Buxton residents battle to save green space from being sold off for housing

Residents living near to a precious Buxton green space are fighting council plans to sell off the land for a 124-home development.

Tuesday, 2nd February 2021, 12:30 pm
Updated Tuesday, 2nd February 2021, 3:44 pm

People living on and around Hogshaw Villas Road say the 17-hectare recreation area - known simply as Hogshaw - has long been the centre of a close-knit community who “look out for each other”.

Many of those whose homes border the site - also known as Hogshaw Nature Reserve - have no gardens and dread losing the community resource and the access to the outdoors it provides.

And while younger children would lose play equipment on the recreation ground, the former tip has also been the scene of significant rewilding in recent years.

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Litter pickers come together to keep Hogshaw, a much-loved green space, in shape. (Picture taken before the pandemic)

Much of the old disused industrial site has regenerated to scrub and secondary woodland and is now home to a wide variety of flora and fauna.

Two brooks bound the site - Hogshaw and Nunn - have become regular stop-offs for herons and there have been regular sightings of the sub-aquatic dipper and the grey wagtail.

Jacky Palmer, 54, founder of Hogshaw Nature Reserve campaign group, told how the land was a crucial “safe space” for teenagers to meet and the elderly to walk.

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Sunny Hogshaw: this photo was was taken by local naturalist Mark Cocker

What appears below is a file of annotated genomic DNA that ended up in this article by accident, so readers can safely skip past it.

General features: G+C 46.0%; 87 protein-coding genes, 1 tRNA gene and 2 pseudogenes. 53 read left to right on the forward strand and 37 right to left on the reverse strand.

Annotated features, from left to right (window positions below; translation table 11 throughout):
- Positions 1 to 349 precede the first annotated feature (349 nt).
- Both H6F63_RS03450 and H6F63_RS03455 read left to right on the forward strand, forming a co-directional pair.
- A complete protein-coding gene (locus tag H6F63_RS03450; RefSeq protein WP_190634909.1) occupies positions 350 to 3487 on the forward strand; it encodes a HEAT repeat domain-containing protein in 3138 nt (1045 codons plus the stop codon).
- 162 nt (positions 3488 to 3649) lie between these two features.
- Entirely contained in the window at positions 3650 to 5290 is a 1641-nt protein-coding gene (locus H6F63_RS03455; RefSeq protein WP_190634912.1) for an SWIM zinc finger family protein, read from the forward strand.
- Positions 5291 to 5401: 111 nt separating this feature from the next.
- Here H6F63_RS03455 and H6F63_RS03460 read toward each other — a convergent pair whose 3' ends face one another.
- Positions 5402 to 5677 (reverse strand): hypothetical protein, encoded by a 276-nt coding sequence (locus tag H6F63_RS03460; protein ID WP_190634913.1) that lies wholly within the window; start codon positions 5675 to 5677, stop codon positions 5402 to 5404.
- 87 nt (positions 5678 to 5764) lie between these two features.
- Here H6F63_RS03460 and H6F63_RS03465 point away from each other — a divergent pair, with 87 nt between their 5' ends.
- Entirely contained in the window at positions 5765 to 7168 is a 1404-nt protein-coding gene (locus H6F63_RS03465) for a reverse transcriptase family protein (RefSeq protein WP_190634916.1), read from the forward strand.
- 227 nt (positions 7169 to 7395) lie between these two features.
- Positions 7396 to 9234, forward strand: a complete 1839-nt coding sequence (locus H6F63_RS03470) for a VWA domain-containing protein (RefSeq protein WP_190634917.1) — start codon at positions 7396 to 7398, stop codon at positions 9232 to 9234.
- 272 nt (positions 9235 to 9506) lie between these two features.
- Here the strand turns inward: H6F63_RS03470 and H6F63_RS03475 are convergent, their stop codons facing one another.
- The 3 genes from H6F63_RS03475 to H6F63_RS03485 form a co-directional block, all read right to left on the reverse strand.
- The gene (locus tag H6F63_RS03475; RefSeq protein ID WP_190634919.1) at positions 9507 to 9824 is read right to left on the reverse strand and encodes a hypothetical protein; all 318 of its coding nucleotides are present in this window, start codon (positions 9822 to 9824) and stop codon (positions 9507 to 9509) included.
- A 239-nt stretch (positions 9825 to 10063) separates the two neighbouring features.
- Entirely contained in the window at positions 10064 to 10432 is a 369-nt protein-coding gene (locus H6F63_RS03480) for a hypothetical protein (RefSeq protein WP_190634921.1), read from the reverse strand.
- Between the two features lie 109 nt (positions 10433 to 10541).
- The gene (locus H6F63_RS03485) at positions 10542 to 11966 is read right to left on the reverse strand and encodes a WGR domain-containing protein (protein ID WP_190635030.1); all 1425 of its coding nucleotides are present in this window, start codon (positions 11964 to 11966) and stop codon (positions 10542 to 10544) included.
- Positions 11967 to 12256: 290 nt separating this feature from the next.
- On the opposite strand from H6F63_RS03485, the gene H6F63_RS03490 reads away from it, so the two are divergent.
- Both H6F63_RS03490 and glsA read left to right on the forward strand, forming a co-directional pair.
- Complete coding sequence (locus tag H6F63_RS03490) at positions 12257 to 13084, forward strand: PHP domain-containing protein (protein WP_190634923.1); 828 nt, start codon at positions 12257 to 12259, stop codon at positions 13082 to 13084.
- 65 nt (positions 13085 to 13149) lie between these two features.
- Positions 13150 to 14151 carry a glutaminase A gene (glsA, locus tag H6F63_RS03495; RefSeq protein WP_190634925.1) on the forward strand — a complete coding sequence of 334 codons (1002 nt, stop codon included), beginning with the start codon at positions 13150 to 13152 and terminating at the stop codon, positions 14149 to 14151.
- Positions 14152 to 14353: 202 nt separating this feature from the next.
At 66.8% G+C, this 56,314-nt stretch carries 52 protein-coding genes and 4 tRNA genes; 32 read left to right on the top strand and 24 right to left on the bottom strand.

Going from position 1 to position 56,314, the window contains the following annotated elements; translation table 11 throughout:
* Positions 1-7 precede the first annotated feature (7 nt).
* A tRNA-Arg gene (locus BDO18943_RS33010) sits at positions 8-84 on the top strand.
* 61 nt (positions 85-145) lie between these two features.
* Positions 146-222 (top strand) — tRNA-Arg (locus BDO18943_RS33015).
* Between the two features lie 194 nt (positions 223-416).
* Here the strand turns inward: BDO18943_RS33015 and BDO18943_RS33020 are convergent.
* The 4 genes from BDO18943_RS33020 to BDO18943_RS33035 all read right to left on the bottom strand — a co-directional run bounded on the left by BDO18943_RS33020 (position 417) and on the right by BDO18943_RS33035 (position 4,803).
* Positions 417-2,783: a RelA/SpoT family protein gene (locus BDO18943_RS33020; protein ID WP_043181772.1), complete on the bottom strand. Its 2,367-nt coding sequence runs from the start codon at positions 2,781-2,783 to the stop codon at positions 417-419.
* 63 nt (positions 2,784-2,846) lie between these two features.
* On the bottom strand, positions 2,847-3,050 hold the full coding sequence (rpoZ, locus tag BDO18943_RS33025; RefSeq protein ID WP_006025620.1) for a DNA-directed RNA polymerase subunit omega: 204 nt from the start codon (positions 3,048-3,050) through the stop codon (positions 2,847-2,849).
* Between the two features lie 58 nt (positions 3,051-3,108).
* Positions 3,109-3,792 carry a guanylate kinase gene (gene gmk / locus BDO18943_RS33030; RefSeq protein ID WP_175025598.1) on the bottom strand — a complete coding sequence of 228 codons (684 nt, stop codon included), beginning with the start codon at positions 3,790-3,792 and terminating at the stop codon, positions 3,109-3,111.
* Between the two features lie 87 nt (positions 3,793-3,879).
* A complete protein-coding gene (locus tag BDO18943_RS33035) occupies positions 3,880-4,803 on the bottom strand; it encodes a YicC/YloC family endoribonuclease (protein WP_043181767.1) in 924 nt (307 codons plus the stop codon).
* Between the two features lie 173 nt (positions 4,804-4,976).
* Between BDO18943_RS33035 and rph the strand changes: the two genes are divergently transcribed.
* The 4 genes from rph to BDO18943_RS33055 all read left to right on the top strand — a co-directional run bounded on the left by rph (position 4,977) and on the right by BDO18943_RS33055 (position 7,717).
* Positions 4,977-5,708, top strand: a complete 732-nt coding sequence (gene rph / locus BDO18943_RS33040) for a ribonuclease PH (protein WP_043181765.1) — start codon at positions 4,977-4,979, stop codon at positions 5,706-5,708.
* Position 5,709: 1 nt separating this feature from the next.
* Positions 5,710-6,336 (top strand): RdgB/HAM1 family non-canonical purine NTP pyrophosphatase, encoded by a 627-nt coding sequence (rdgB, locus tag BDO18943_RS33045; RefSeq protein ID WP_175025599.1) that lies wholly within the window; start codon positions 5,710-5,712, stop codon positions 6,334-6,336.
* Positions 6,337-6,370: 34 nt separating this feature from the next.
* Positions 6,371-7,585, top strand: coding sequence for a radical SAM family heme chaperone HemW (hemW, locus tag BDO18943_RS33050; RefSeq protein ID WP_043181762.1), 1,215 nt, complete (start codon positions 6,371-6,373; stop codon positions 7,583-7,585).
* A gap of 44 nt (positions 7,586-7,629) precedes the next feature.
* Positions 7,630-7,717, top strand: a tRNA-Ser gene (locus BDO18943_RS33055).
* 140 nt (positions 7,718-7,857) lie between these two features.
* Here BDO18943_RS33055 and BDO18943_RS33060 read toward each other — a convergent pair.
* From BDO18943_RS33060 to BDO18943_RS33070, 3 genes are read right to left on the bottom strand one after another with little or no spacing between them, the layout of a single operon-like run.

The mum-of-one, who has lived on Hogshaw Villas Road since 2007, described Hogshaw - bordered by allotments, homes and the railway - as “a little oasis”.

She said: “We’re a very close-knit community all living close to the field - if there’s ever any trouble we deal with it as a community.

“If this is allowed to happen it’s going to change the place so much - that green space is so important because none of us really have gardens.”

As well as the loss of a crucial green space residents fear the traffic increase that comes with 124 new homes will badly impact on air quality.

Jackie Palmer walking at Hogshaw with dogs Mabel and Rosie

And they also worry remedial works to decontaminate land at the site of the old tip will have a knock-on effect on the environment - even affecting the water supply.

Buxton Civic Association, urging people to oppose the housing plans, say Hogshaw is “a great example of nature recovery”.

They add that the area helps combat the loss of species as part of the wildlife corridors linking Fairfield Common, Corbar Woods and Lightwood to the town centre parks at the

Serpentine and Pavilion Gardens.

High Peak Borough Council has allocated Hogshaw as well as land near Granby Road on the other side of the A6 as part of its local plan to meet Government housebuilding targets.

Access to both sites - delivering 675 new homes - will be served by a £2 million roundabout together with access roads at Fairfield Common.

The council says Hogshaw is “in a combination of private and council ownership”.

However they add: “It needs to be brought together into a single ownership in order to deliver a comprehensive scheme of new homes, supported by appropriate open space and play facilities for new and existing residents.”

Hogshaw Nature Reserve campaign group have started a petition opposing the scheme which has so far attracted over 1,800 signatures.

In these confusing and worrying times, local journalism is more vital than ever. Thanks to everyone who helps us ask the questions that matter by taking out a subscription or buying a paper. We stand together. Nancy Fielder, editor.